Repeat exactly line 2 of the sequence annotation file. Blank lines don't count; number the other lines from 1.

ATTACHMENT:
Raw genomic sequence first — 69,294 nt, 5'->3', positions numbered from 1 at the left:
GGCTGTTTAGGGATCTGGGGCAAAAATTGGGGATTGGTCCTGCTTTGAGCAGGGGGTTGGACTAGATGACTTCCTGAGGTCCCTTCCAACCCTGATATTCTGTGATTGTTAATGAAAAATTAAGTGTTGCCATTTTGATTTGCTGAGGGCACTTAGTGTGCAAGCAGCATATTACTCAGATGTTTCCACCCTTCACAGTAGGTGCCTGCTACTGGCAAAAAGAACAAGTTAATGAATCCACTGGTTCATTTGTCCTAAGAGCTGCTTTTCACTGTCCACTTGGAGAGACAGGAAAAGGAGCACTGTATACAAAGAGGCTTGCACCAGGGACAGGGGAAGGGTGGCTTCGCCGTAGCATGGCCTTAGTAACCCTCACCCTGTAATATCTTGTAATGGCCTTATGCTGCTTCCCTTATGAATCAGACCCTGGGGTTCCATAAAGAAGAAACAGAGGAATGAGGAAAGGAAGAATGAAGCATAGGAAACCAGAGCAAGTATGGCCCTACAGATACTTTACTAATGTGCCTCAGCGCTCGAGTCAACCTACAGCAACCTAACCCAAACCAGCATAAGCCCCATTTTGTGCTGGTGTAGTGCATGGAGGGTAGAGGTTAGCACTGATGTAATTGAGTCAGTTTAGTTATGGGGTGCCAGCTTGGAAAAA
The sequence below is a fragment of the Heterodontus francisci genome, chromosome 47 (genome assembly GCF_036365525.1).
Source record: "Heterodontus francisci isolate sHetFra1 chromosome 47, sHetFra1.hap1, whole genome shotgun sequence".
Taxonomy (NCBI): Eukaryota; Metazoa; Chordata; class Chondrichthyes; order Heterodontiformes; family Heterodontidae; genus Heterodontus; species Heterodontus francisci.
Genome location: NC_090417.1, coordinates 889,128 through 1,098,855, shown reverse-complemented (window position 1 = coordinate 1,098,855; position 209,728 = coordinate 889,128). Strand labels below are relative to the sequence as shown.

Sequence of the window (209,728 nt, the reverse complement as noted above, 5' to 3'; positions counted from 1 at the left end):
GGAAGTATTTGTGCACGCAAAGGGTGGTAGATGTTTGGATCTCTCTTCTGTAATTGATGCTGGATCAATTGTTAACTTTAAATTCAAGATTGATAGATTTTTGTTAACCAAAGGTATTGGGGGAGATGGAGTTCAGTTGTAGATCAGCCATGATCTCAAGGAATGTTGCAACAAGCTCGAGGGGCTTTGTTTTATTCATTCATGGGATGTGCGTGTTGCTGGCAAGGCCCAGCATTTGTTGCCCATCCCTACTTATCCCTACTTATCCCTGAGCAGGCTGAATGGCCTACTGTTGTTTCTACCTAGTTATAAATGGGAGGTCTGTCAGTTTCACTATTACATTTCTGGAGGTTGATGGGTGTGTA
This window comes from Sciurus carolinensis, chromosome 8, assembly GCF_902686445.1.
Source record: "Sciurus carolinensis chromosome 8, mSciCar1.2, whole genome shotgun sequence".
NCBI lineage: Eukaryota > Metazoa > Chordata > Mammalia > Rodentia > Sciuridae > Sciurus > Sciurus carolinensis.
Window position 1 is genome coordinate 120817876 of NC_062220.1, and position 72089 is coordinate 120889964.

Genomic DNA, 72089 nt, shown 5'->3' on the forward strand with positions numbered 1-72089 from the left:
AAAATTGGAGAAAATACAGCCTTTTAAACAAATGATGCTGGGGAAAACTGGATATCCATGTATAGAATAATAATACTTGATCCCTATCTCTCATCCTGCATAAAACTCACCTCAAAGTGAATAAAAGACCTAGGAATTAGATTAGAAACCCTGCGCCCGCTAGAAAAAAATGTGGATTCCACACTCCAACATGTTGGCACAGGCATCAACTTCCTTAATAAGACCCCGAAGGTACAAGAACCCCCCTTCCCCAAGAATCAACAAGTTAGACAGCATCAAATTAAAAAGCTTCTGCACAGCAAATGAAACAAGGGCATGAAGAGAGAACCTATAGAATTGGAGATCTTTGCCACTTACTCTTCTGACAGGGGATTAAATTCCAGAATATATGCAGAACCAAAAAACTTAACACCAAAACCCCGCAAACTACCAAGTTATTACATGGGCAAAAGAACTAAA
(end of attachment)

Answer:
GGCTGTTTAGGGATCTGGGGCAAAAATTGGGGATTGGTCCTGCTTTGAGCAGGGGGTTGGACTAGATGACTTCCTGAGGTCCCTTCCAACCCTGATATTCTGTGATTGTTAATGAAAAATTAAGTGTTGCCATTTTGATTTGCTGAGGGCACTTAGTGTGCAAGCAGCATATTACTCAGATGTTTCCACCCTTCACAGTAGGTGCCTGCTACTGGCAAAAAGAACAAGTTAATGAATCCACTGGTTCATTTGTCCTAAGAGCTGCTTTTCACTGTCCACTTGGAGAGACAGGAAAAGGAGCACTGTATACAAAGAGGCTTGCACCAGGGACAGGGGAAGGGTGGCTTCGCCGTAGCATGGCCTTAGTAACCCTCACCCTGTAATATCTTGTAATGGCCTTATGCTGCTTCCCTTATGAATCAGACCCTGGGGTTCCATAAAGAAGAAACAGAGGAATGAGGAAAGGAAGAATGAAGCATAGGAAACCAGAGCAAGTATGGCCCTACAGATACTTTACTAATGTGCCTCAGCGCTCGAGTCAACCTACAGCAACCTAACCCAAACCAGCATAAGCCCCATTTTGTGCTGGTGTAGTGCATGGAGGGTAGAGGTTAGCACTGATGTAATTGAGTCAGTTTAGTTATGGGGTGCCAGCTTGGAAAAA